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Schools may get more time to sort out retirement benefits

Saturday, January 10, 2009 | 3:11 p.m. CST

WASHINGTON (AP) — Missouri lawmakers may have more time to work out issues surrounding retirement regulations for the state's public school employees.

The Social Security Administration had set a July 1, 2009, deadline for school districts to comply. But in a letter to Sen. Claire McCaskill, D-Mo., earlier this week, officials with the federal agency said it looks as though that date "may slip."

"This is welcome news for the educators of Missouri," Rep. Roy Blunt, R-Mo., said Friday in a statement. "I'm glad the federal agencies agreed with our assessment that there were simply too many unanswered questions for us to proceed with this drastic change using the current timeline."

The agency told school districts in October that too many of their employees have been exempt from paying Social Security taxes. Those workers are covered by the Missouri Public School Retirement System, considered more generous than Social Security.

But then, federal officials said that only teachers, principals and a handful of other positions can be exempt from paying into Social Security.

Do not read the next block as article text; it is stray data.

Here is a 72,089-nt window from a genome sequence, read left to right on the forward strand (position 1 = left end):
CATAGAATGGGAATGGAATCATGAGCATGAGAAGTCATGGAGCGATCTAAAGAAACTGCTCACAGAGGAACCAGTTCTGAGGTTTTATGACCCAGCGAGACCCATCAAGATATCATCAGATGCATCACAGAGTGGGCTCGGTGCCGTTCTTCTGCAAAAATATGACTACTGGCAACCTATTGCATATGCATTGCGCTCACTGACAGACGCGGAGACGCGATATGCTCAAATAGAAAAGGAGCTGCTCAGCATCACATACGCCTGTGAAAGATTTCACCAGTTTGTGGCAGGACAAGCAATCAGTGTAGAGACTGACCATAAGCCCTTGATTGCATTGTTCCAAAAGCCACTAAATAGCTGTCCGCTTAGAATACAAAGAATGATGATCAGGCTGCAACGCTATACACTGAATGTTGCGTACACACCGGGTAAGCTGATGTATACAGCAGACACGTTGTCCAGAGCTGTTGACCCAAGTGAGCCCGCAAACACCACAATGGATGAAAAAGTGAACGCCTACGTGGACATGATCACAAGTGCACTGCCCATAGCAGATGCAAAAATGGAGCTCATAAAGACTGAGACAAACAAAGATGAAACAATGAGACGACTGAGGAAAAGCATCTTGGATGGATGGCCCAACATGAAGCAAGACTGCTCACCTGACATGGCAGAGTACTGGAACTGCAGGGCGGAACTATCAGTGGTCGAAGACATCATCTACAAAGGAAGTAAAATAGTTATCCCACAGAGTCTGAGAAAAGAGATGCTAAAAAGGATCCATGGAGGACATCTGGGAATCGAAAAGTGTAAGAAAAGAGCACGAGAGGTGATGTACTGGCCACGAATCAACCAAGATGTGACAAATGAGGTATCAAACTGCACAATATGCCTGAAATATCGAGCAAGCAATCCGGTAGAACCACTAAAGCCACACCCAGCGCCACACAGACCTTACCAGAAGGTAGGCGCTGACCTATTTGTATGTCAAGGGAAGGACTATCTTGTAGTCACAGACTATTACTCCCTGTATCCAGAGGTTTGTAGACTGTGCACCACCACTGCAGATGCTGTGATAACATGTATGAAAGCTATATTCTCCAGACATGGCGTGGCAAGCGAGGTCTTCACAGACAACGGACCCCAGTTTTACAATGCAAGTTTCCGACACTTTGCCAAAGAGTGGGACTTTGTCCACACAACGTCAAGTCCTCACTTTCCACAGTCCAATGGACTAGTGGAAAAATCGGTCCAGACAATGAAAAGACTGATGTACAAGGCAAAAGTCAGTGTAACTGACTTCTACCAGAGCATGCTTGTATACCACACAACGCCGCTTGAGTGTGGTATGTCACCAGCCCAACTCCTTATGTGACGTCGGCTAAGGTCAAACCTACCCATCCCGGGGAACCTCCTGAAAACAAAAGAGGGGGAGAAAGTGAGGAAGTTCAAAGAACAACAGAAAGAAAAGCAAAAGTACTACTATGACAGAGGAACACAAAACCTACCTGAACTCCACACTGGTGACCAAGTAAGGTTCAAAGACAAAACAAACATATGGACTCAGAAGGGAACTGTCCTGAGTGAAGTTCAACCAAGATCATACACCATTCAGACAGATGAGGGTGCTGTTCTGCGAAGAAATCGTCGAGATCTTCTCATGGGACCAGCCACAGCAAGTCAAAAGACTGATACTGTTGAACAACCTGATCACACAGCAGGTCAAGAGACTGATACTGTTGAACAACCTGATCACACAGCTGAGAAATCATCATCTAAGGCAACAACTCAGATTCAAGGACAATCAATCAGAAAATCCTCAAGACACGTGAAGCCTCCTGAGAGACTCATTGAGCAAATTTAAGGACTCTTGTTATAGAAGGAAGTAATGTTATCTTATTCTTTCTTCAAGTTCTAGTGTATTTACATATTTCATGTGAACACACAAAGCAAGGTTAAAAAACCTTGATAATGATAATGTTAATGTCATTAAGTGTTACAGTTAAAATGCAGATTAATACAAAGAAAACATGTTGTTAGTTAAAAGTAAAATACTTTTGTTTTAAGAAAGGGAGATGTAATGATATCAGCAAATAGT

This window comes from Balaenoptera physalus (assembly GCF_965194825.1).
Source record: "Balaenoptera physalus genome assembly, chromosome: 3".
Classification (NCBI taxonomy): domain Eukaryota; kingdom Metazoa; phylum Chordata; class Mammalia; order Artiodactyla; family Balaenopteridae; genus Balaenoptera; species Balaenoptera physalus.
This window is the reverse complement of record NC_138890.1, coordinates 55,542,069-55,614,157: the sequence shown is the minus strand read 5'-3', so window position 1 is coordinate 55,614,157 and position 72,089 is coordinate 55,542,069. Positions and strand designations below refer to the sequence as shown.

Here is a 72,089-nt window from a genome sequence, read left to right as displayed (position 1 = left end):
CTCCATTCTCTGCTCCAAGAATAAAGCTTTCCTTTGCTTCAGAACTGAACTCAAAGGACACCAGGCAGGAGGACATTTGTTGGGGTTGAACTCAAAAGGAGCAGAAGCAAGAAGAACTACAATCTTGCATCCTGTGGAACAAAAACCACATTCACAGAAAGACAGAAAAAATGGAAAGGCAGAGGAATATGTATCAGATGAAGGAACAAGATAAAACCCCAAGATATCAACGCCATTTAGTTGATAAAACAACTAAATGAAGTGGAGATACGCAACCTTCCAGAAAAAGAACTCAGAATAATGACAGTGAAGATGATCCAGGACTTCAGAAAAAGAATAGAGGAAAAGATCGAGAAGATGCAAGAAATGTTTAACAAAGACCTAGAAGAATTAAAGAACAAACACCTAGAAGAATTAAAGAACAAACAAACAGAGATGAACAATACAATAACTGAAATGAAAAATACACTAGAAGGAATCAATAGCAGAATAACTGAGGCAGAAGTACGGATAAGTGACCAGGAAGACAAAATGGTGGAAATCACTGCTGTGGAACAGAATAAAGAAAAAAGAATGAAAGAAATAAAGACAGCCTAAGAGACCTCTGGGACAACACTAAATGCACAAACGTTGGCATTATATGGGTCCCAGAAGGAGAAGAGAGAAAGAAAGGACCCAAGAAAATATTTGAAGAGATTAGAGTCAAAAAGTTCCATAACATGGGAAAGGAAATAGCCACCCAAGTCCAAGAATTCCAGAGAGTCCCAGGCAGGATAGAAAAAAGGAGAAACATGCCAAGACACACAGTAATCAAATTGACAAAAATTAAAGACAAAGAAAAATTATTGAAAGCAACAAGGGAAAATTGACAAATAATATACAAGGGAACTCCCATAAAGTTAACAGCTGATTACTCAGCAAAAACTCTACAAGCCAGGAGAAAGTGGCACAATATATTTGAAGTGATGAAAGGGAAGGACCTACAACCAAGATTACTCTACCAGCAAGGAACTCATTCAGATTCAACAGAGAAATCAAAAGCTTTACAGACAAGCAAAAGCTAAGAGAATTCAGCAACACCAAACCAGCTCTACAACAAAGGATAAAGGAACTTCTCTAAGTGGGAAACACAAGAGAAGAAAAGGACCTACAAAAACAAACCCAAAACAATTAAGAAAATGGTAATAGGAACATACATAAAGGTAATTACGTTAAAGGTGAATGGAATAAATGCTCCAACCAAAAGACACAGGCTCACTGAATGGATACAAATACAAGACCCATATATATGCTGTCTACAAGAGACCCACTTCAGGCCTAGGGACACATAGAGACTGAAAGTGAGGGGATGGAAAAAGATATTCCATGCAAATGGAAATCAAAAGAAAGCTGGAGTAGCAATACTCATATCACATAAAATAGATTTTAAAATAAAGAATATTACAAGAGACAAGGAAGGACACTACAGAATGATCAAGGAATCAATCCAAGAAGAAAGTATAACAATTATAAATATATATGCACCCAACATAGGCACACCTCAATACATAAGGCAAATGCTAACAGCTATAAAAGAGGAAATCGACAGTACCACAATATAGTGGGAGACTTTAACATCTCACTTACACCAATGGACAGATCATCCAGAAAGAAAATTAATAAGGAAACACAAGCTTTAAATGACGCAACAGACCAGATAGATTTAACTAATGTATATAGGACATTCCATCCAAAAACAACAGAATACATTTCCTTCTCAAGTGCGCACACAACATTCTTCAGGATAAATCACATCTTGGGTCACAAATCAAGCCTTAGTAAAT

The concern is that benefits could be reduced for the more than 10,000 Missouri public school employees, including guidance counselors, instructional aides and certain office administration and transportation workers.

School officials say their retirement system helps lure employees away from more lucrative private sector jobs. Missouri teachers currently pay 13 percent of their income into the Public School Retirement System, and their employers match that amount.

Nonteachers pay 6.25 percent of their income, which is matched by employers, and also take part in the federal Social Security system.

Since the 1960s, Missouri's public schools have operated under a voluntary agreement with the Social Security Administration that allows teachers, supervisors, principals and certain other employees with teaching certificates to be exempt from paying into Social Security if they were covered under the state system.

Missouri expanded the categories of employees who were eligible for the state system and exempt from Social Security in 1984.

 


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